'/>"/>

Contact: Jim Barlow
jebarlow@uoregon.edu
541-346-3481
University of Oregon
Source:Eurekalert

Related biology technology :

1. A 50-year quest to isolate the thermoelectric effect is now over: Magnon drag unveiled
2. MedTRACK Unveils Partnering Tool for J.P. Morgan Healthcare Conference
3. Wake Forest Baptist Medical Center Unveils Historic World-Class Biotech Research & Innovation Center in Downtown Winston-Salems Growing Piedmont Triad Research Park
4. SPYru™ unveils "The Uberwater"
5. Founder of National Childrens Leukemia Unveiled Non-Embryonic Stem Cell Treatment Promising Cure for Cancer at GIL 2012: Europe
6. Synteract Unveils New Branding at DIA 2012 to Support Enhanced Commercial Strategy
7. ScaleMatrix Leads the Way Unveiling the Industry’s First Transparent Pricing Tool in Private Cloud Offerings
8. UBM Conferences Unveils Details for Upcoming Generics and Biosimilars Conference
9. Opedix® Kinetic Health Gear Unveils New KNEE-Tec™ Knee Support Tights Shown to Reduce Quadriceps Muscle Fatigue and Knee Pain
10. Opedix® Joint Support Compression Apparel Unveils New CORE-Tec™ Shorts, Tested to Improve Core Stability, and Offer Support for Low Back Pain during Athletic Activities
11. Microsoft Unveils Dynamics GP 2013 – A Landmark Release to the ERP Solution
Post Your Comments:
*Name:
*Comment:
*Email:
(Date:6/24/2016)... ... , ... Researchers at the Universita Politecnica delle Marche in Ancona combed medical ... mesothelioma. Their findings are the subject of a new article on the Surviving Mesothelioma ... in the blood, lung fluid or tissue of mesothelioma patients that can help point ...
(Date:6/23/2016)... 2016 A person commits a crime, and the ... track the criminal down. An outbreak of foodborne ... Administration (FDA) uses DNA evidence to track down the bacteria ... far-fetched? It,s not. The FDA has increasingly used a complex, ... foodborne illnesses. Put as simply as possible, whole genome sequencing ...
(Date:6/23/2016)... 2016   EpiBiome , a precision microbiome engineering ... debt financing from Silicon Valley Bank (SVB). The financing ... advance its drug development efforts, as well as purchase ... "SVB has been an incredible strategic partner to us ... bank would provide," said Dr. Aeron Tynes Hammack ...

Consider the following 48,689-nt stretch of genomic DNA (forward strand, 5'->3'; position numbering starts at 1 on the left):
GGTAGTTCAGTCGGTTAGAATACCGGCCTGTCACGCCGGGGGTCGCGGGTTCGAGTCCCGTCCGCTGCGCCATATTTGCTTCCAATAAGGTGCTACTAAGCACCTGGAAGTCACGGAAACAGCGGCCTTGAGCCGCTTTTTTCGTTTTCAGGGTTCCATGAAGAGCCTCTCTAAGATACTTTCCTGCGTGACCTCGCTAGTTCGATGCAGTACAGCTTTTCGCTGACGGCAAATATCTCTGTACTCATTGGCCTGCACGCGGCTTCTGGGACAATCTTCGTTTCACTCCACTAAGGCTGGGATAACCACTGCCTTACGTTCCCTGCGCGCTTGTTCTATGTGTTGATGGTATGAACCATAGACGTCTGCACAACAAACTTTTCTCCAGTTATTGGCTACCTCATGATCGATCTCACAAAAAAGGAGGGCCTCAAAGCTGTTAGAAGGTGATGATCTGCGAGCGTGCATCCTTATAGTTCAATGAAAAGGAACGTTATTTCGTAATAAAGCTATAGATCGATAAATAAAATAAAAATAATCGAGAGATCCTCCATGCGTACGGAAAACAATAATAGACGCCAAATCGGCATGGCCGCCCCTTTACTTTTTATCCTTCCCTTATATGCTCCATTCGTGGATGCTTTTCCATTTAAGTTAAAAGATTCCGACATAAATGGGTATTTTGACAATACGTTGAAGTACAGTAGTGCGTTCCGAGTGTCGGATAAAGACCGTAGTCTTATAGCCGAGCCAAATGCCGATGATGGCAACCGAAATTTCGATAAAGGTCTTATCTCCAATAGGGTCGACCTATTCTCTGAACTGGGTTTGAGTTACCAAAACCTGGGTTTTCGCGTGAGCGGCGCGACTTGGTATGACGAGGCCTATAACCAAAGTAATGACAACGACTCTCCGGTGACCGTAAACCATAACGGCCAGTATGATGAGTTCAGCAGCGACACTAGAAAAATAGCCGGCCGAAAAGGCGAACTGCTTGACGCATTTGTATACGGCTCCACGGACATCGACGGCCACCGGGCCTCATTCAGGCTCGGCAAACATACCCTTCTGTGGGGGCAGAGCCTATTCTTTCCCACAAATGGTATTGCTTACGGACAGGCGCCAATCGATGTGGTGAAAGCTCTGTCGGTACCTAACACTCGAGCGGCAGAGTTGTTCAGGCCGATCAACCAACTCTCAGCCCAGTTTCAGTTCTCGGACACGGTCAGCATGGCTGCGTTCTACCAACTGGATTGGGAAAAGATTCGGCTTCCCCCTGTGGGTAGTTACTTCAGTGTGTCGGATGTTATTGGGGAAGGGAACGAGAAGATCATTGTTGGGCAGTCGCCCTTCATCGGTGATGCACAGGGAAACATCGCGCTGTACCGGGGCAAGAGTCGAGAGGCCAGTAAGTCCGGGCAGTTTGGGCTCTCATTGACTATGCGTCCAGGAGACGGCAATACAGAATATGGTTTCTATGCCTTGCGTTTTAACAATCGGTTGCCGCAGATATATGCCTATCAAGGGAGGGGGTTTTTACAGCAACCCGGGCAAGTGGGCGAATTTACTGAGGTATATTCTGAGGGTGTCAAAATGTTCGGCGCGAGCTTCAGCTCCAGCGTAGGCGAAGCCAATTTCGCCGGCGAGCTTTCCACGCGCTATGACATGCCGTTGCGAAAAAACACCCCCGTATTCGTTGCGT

(Date:6/23/2016)... NEWPORT BEACH, Calif. , June 23, 2016 /PRNewswire/ ... offering new biological discoveries to the medical community, has ... and co-founder Matthew Nunez . "We ... provide us with the capital we need to meet ... funding will essentially provide us the runway to complete ...
Breaking Biology Technology:
(Date:6/22/2016)... On Monday, the Department of Homeland Security ... solutions for the Biometric Exit Program. The Request for ... (CBP), explains that CBP intends to add biometrics to ... United States , in order to deter visa ... Logo - http://photos.prnewswire.com/prnh/20160622/382209LOGO ...
(Date:6/20/2016)... , June 20, 2016 Securus Technologies, ... technology solutions for public safety, investigation, corrections and ... prisons involved, it has secured the final acceptance ... facilities for Managed Access Systems (MAS) installed. Furthermore, ... facilities to be installed by October, 2016. MAS ...
(Date:6/15/2016)... , June 15, 2016 ... market report titled "Gesture Recognition Market by Application Market - Global ... 2016 - 2024". According to the report, the  global ... billion in 2015 and is estimated to grow ... 48.56 billion by 2024.  Increasing application ...
Breaking Biology News(10 mins):